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The Vital Role of Astrocytes and Glial Cells in Nervous System Functioning: A Closer Look

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Mason Walker
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The Vital Role of Astrocytes and Glial Cells in Nervous System Functioning: A Closer Look

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Research has long emphasized the importance of neurons in maintaining the health and proper functioning of the nervous system. However, a new review published in @ScienceTM shines a spotlight on the often-underestimated astrocytes and other types of glial cells, such as oligodendrocytes and microglia. This intricate network of interconnections and interactions provides critical insights into the functioning of our nervous system.

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The Multifaceted Roles of Glial Cells

Glial cells, including astrocytes, oligodendrocytes, and microglia, play a critical role in various health and disease-related functions within the central nervous system. They modulate nerve signal propagation rate, control neurotransmitter traffic, and maintain nerve cells' ionic equilibrium. Their importance extends to diverse physiological and pathological conditions, ranging from the impact of obesity, prediabetes, and diabetes on microglia in the brain to their use in preclinical models for neurotrauma and neurodegenerative diseases.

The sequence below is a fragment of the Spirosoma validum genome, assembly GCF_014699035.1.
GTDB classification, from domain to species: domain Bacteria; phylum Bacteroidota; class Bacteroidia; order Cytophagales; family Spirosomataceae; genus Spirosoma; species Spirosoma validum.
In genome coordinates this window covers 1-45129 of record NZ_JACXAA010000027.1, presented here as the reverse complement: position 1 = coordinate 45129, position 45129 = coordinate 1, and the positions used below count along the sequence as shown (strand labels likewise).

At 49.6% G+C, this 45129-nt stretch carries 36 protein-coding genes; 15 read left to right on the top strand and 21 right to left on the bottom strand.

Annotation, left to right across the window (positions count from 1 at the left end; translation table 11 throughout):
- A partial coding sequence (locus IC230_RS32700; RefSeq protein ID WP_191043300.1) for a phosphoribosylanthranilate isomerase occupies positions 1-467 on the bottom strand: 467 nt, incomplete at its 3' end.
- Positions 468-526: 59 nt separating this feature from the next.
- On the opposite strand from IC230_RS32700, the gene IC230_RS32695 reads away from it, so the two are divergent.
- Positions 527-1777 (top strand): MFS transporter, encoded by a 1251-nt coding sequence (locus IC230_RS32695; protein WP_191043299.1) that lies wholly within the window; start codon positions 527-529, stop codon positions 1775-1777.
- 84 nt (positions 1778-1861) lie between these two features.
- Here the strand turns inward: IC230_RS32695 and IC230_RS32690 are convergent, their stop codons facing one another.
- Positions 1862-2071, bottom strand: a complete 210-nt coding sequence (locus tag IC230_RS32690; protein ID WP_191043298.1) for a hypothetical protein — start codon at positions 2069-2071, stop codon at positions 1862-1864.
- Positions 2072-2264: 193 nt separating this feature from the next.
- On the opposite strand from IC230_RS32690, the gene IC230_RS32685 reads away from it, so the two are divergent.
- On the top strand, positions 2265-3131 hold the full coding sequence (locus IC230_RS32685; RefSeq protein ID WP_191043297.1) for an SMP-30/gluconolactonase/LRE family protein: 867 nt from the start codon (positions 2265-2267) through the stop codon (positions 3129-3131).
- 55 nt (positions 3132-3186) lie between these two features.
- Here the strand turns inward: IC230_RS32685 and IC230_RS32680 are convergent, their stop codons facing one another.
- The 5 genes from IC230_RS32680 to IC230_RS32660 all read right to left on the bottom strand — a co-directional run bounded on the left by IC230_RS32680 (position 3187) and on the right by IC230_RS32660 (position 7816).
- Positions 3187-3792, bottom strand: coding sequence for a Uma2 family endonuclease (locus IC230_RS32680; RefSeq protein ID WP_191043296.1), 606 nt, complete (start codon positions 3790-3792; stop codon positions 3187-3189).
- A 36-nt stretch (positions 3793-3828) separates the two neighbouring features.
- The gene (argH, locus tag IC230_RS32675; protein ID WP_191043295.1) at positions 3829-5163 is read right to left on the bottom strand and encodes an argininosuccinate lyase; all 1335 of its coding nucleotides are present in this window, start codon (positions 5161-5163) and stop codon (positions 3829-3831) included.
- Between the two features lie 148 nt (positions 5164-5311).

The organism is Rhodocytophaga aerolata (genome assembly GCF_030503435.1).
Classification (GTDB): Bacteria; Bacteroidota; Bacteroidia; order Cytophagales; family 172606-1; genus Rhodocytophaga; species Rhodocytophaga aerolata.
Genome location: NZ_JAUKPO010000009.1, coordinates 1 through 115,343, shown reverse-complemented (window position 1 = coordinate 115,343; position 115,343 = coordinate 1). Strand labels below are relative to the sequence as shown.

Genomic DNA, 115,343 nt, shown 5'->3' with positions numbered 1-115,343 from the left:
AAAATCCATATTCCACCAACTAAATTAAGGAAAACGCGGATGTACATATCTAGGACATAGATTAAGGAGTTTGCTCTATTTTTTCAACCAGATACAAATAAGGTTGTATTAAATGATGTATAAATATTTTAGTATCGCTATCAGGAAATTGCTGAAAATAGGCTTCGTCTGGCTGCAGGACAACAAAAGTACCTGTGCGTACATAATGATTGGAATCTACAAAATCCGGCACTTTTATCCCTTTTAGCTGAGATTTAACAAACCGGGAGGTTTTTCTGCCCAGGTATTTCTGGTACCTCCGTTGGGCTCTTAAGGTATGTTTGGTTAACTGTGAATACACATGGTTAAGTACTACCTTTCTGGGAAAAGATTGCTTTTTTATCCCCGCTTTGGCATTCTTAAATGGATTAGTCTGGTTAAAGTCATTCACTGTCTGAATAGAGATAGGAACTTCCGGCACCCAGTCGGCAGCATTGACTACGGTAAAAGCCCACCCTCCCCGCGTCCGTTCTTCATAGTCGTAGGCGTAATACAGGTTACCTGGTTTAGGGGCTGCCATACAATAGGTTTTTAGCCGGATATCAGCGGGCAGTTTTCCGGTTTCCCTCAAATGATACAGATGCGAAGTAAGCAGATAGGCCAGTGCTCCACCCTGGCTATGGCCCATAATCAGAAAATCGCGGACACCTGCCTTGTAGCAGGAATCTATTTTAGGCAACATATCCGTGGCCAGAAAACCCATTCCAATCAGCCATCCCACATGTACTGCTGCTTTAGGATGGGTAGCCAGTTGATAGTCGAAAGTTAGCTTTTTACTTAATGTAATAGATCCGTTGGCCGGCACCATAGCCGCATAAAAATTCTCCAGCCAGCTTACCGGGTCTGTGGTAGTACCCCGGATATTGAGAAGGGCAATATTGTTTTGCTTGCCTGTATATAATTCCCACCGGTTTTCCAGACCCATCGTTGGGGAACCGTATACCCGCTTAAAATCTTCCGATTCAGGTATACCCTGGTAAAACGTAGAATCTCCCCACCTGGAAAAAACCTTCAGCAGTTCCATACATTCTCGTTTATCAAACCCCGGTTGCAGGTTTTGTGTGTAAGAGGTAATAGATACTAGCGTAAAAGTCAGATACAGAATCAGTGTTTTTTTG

Unlocking the Potential of Astrocytes

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Astrocytes contribute significantly to D-serine-mediated NMDAR signaling and possess potential that is yet to be fully exploited. The use of Designer Receptor Exclusive Activated by Designer Drugs (DREADDS) has opened new avenues to study functional aspects of astrocytes’ activity and function during cognitive processes such as memory. This research could lead to breakthroughs in our understanding of cognitive function and potential treatments for cognitive disorders.

Astrocytes and Neuroinflammation

The importance of astrocytes extends to the realm of neuroinflammation associated with cerebral malaria. High expression of markers of cellular senescence and resistance to apoptosis in astrocytes during cerebral malaria in mice and humans has been observed. This is triggered by LC3-dependent non-conventional autophagy when interacting with the malaria parasite. Furthermore, the use of senolytic drugs has shown potential in preventing the accumulation of senescent astrocytes in the brain and reducing the inflammatory response.

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Astrocytes in Ageing and Disease

Research has also linked increased A1 astrocyte activation to hippocampal neural network abnormality in aged mice undergoing cardiac surgery. This connection mediates delirium-like behavior, spotlighting the potential role of astrocytes in age and disease-associated nervous system disorders.

In conclusion, the critical roles of astrocytes and other glial cells in the nervous system's health and disease cannot be overstated. Their involvement in various physiological and disease processes, coupled with their potential in therapeutic applications, underlines the need for further research in this area. The interconnectedness and interactions between these cells provide a fascinating insight into the complex workings of our nervous system, promising exciting discoveries in the future.

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